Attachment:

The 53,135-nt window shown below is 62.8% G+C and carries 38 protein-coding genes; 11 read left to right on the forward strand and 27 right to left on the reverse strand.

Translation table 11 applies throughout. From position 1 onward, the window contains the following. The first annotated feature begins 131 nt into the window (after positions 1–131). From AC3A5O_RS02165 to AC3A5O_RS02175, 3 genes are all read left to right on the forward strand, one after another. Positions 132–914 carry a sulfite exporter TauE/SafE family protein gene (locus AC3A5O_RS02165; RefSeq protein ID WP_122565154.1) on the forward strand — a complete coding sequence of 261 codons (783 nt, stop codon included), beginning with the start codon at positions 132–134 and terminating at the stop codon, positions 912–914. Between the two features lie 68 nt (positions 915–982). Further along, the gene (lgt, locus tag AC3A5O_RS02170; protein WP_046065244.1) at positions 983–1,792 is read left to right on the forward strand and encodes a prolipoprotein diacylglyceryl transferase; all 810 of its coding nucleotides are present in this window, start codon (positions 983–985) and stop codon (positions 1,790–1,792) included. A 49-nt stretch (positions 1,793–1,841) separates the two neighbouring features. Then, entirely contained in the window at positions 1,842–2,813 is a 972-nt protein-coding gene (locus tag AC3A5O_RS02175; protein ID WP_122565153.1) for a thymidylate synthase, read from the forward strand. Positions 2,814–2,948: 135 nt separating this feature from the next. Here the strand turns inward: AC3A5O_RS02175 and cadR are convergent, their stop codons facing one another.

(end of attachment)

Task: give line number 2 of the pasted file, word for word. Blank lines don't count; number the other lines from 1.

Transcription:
Translation table 11 applies throughout. From position 1 onward, the window contains the following. The first annotated feature begins 131 nt into the window (after positions 1–131). From AC3A5O_RS02165 to AC3A5O_RS02175, 3 genes are all read left to right on the forward strand, one after another. Positions 132–914 carry a sulfite exporter TauE/SafE family protein gene (locus AC3A5O_RS02165; RefSeq protein ID WP_122565154.1) on the forward strand — a complete coding sequence of 261 codons (783 nt, stop codon included), beginning with the start codon at positions 132–134 and terminating at the stop codon, positions 912–914. Between the two features lie 68 nt (positions 915–982). Further along, the gene (lgt, locus tag AC3A5O_RS02170; protein WP_046065244.1) at positions 983–1,792 is read left to right on the forward strand and encodes a prolipoprotein diacylglyceryl transferase; all 810 of its coding nucleotides are present in this window, start codon (positions 983–985) and stop codon (positions 1,790–1,792) included. A 49-nt stretch (positions 1,793–1,841) separates the two neighbouring features. Then, entirely contained in the window at positions 1,842–2,813 is a 972-nt protein-coding gene (locus tag AC3A5O_RS02175; protein ID WP_122565153.1) for a thymidylate synthase, read from the forward strand. Positions 2,814–2,948: 135 nt separating this feature from the next. Here the strand turns inward: AC3A5O_RS02175 and cadR are convergent, their stop codons facing one another.